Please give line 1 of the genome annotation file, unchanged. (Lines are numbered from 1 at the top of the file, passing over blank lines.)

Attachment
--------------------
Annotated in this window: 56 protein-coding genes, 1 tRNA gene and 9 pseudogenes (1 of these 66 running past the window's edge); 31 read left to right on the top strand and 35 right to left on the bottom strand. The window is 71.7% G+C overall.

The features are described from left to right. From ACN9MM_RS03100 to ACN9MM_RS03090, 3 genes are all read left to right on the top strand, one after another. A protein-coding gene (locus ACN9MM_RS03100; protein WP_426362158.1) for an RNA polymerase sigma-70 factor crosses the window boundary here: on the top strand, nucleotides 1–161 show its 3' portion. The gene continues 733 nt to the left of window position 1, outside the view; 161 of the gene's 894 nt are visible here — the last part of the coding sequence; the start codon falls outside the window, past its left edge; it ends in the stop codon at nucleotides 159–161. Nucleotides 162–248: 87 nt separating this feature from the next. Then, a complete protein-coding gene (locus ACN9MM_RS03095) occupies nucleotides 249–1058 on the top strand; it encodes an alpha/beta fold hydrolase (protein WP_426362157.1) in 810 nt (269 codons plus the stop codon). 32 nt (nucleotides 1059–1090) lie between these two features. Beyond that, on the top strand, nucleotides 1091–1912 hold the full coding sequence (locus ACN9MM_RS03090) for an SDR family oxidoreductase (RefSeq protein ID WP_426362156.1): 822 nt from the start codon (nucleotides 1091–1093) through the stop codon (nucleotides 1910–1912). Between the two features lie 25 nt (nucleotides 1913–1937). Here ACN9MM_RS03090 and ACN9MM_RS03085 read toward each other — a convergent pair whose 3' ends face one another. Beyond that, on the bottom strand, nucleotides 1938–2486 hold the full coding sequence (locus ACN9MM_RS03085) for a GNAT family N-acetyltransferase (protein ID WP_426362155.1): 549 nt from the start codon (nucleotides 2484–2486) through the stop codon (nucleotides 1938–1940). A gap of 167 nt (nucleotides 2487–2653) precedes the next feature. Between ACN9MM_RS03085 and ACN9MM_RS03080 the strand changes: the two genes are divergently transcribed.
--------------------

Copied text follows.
Annotated in this window: 56 protein-coding genes, 1 tRNA gene and 9 pseudogenes (1 of these 66 running past the window's edge); 31 read left to right on the top strand and 35 right to left on the bottom strand. The window is 71.7% G+C overall.